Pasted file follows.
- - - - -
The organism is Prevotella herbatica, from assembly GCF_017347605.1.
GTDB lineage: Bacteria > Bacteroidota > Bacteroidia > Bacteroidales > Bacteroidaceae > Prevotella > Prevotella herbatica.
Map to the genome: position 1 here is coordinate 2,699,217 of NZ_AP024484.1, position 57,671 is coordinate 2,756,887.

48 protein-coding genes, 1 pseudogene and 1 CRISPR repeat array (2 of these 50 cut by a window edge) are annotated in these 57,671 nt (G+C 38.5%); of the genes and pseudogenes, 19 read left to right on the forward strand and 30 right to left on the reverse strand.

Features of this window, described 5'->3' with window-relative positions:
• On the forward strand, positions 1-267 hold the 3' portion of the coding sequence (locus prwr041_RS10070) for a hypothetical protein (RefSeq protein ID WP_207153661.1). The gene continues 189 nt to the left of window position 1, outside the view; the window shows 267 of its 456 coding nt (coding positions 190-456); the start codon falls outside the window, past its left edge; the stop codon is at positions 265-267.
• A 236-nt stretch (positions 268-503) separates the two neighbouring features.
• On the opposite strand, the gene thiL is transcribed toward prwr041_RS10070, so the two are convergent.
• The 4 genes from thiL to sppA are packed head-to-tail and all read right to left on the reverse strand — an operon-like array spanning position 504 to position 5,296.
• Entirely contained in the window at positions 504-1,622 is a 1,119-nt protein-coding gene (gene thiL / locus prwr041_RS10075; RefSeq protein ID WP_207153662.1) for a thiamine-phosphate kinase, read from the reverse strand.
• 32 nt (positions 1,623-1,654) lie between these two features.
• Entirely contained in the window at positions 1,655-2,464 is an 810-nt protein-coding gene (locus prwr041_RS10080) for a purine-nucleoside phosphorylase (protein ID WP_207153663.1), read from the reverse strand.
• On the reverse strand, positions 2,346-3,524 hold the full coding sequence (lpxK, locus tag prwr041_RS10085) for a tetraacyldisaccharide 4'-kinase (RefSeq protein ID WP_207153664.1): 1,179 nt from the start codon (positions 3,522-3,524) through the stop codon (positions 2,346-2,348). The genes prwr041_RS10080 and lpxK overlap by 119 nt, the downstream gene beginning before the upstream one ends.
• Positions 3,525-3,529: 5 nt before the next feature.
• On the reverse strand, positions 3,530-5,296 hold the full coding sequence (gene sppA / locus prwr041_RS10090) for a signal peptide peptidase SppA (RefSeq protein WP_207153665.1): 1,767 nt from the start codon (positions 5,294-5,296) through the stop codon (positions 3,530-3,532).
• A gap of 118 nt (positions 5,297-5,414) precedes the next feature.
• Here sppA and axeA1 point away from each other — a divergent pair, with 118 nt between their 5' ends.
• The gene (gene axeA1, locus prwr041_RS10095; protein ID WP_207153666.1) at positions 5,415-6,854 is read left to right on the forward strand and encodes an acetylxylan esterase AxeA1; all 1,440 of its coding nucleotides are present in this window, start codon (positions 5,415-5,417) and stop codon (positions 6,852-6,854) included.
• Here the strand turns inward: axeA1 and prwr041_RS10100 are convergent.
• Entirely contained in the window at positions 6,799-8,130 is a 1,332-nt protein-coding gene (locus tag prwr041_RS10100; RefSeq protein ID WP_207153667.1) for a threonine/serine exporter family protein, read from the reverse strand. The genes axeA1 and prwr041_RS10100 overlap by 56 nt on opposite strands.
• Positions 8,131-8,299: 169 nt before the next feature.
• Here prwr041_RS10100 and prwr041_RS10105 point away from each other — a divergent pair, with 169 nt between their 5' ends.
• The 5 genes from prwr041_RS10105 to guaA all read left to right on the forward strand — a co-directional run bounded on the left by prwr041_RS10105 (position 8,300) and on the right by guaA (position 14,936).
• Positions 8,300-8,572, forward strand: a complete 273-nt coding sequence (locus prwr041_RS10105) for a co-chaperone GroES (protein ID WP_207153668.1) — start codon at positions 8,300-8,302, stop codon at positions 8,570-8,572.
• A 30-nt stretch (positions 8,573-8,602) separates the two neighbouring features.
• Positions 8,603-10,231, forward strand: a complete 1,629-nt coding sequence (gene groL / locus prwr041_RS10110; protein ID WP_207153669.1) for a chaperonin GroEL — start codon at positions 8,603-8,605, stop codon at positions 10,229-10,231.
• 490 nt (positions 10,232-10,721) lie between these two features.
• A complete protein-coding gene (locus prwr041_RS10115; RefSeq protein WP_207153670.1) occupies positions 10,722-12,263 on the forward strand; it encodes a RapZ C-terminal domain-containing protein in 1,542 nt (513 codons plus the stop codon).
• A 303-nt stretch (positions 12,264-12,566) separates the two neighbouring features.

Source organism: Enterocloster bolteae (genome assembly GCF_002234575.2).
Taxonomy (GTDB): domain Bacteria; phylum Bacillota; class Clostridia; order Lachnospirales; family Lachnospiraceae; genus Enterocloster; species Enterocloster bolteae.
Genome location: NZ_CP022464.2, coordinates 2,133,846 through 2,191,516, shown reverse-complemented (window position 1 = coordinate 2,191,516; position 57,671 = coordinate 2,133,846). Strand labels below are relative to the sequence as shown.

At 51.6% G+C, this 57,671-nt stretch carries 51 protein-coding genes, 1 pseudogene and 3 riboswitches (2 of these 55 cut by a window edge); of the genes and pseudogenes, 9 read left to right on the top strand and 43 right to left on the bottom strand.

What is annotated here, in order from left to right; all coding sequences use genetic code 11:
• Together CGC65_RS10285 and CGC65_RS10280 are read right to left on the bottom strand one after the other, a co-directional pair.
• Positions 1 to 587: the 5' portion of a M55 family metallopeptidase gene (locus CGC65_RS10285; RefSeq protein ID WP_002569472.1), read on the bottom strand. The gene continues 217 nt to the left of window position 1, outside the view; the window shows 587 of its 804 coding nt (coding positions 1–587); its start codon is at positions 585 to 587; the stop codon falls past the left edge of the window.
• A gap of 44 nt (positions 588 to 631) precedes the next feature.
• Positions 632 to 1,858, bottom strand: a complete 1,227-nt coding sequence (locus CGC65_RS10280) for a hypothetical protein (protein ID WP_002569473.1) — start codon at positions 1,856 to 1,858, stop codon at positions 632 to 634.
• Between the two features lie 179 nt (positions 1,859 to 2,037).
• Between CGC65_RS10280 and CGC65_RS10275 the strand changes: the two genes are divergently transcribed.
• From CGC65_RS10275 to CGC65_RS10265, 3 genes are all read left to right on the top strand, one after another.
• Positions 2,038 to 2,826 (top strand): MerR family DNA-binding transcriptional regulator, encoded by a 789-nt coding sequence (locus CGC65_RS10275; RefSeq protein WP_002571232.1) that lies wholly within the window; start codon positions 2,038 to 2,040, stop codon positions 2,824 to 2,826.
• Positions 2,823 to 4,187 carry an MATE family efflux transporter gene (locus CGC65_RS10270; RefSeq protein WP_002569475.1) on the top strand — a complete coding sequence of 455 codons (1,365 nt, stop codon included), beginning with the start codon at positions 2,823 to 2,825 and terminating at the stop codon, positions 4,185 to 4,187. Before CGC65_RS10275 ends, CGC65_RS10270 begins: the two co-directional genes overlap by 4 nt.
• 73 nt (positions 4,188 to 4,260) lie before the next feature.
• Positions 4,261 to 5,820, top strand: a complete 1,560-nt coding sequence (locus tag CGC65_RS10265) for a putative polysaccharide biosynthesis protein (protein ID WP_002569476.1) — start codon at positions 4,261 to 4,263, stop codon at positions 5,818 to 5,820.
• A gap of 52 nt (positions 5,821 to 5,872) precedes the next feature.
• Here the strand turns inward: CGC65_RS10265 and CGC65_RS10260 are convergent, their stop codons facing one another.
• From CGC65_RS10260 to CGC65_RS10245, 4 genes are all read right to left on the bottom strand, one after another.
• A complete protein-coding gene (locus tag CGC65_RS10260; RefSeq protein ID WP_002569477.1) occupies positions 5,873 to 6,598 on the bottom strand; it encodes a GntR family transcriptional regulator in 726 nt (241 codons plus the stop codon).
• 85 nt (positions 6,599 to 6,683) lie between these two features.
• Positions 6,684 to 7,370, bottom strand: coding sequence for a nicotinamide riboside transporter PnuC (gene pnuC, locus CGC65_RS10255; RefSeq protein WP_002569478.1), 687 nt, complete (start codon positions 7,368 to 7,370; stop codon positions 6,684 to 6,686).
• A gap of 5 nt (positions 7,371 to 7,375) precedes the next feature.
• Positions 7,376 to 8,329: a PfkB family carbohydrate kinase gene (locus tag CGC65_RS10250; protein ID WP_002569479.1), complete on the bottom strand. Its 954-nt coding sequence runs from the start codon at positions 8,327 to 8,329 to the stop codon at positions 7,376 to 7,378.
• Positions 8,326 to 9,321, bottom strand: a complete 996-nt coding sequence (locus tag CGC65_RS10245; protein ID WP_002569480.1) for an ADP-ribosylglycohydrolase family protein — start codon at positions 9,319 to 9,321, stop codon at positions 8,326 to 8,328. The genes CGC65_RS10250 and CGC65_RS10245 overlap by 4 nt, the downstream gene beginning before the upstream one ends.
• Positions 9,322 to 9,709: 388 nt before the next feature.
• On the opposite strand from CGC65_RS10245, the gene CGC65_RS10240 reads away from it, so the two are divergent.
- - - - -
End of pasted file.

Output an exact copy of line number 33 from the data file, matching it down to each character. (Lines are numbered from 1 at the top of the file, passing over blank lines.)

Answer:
At 51.6% G+C, this 57,671-nt stretch carries 51 protein-coding genes, 1 pseudogene and 3 riboswitches (2 of these 55 cut by a window edge); of the genes and pseudogenes, 9 read left to right on the top strand and 43 right to left on the bottom strand.